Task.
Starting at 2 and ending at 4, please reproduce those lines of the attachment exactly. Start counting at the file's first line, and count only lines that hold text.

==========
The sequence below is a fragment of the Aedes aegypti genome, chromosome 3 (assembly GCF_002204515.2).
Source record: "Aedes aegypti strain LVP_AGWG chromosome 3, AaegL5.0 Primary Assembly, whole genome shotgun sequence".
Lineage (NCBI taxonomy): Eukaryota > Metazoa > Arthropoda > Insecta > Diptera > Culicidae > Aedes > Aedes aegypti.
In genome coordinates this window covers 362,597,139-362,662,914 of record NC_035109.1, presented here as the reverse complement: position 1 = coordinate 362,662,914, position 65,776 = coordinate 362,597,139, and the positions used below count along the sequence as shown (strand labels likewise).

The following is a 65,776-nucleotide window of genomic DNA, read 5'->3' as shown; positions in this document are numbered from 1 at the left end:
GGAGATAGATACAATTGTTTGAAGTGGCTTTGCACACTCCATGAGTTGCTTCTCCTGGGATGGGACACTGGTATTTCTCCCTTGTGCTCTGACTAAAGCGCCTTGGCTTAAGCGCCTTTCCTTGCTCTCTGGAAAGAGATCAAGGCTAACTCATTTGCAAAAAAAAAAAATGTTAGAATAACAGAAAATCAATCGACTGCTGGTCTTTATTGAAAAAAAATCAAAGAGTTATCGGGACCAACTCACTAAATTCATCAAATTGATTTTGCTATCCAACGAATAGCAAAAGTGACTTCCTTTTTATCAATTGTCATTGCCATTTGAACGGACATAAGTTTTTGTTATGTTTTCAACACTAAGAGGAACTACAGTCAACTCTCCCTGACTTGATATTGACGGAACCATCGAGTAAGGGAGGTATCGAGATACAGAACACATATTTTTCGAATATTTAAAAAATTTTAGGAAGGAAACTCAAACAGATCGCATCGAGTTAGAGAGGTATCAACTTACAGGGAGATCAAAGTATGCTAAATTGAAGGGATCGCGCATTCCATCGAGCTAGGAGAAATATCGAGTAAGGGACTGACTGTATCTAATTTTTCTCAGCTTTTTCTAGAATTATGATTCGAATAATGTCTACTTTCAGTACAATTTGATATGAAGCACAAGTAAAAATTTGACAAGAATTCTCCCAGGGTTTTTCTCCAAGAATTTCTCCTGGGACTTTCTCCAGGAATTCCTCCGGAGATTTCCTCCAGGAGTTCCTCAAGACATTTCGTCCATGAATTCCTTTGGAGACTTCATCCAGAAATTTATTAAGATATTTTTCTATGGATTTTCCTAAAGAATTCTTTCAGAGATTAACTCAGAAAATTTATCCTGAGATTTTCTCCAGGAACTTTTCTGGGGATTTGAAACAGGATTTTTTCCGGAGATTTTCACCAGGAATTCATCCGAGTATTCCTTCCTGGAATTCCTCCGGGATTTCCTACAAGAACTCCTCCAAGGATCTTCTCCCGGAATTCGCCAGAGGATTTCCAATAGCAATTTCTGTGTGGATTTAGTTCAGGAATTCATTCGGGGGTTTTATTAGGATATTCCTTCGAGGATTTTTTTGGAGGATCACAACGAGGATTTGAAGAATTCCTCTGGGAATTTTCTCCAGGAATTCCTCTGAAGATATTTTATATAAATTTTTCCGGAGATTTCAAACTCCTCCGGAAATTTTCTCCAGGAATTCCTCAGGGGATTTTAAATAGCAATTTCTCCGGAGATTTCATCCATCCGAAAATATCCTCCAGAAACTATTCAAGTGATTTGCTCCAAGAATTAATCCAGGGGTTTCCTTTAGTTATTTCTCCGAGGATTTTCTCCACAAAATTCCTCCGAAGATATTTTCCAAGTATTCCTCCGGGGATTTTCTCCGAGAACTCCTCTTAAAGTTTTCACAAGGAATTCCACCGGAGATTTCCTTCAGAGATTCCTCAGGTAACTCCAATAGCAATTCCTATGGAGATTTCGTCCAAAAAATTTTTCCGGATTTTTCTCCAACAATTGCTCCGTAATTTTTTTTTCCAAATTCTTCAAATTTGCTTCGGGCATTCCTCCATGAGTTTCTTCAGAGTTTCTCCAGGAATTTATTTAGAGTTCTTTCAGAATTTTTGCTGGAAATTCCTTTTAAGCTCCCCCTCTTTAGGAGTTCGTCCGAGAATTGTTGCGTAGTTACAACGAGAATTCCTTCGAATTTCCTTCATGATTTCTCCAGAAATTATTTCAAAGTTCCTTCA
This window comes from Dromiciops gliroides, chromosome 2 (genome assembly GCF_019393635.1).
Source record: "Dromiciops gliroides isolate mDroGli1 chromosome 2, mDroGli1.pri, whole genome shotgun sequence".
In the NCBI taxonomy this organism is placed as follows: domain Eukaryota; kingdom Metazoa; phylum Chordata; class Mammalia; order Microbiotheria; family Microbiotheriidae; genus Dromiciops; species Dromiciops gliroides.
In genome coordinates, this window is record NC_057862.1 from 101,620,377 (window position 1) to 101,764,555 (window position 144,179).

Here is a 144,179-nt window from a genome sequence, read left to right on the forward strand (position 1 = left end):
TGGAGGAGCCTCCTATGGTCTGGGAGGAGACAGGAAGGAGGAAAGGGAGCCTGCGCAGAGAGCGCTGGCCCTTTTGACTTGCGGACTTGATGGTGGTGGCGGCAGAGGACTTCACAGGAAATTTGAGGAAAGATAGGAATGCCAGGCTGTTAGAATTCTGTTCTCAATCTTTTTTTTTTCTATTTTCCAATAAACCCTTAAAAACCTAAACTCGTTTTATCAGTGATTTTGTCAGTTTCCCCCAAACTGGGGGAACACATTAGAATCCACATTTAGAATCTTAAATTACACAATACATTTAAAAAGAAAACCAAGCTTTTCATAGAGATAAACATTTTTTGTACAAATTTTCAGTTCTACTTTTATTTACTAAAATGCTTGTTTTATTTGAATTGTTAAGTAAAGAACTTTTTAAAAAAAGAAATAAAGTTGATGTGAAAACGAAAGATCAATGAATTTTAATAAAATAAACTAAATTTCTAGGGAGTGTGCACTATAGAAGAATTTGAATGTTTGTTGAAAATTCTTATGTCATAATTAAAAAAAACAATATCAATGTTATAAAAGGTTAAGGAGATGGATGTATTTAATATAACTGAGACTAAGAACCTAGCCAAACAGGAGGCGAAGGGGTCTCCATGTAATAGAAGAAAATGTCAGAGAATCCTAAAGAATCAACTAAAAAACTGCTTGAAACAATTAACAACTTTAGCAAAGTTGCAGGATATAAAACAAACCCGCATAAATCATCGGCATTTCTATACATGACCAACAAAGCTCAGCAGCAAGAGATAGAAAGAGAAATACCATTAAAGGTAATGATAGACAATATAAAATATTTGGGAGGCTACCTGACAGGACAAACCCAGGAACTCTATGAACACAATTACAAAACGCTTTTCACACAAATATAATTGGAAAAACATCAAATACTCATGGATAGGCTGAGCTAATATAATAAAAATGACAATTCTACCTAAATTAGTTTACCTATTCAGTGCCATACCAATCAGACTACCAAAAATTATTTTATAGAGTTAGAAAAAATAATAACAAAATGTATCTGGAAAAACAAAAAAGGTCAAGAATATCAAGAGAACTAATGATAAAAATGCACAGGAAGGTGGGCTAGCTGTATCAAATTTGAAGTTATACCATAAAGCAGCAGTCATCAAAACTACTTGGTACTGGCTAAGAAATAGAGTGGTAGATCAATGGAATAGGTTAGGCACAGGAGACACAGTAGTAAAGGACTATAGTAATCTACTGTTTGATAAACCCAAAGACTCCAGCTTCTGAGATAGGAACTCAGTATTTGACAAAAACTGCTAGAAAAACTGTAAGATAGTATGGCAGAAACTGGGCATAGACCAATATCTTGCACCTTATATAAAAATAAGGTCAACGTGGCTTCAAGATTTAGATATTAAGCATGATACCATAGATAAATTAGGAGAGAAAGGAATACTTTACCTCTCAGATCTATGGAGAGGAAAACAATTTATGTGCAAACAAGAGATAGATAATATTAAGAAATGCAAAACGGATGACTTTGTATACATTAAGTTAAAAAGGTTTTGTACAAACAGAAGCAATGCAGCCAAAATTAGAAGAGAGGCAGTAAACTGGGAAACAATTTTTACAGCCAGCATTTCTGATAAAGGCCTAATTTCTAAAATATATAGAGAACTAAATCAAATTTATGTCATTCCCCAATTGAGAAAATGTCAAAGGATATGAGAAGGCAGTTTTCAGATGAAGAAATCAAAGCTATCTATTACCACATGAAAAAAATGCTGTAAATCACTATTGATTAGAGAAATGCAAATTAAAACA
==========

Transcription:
Source record: "Aedes aegypti strain LVP_AGWG chromosome 3, AaegL5.0 Primary Assembly, whole genome shotgun sequence".
Lineage (NCBI taxonomy): Eukaryota > Metazoa > Arthropoda > Insecta > Diptera > Culicidae > Aedes > Aedes aegypti.
In genome coordinates this window covers 362,597,139-362,662,914 of record NC_035109.1, presented here as the reverse complement: position 1 = coordinate 362,662,914, position 65,776 = coordinate 362,597,139, and the positions used below count along the sequence as shown (strand labels likewise).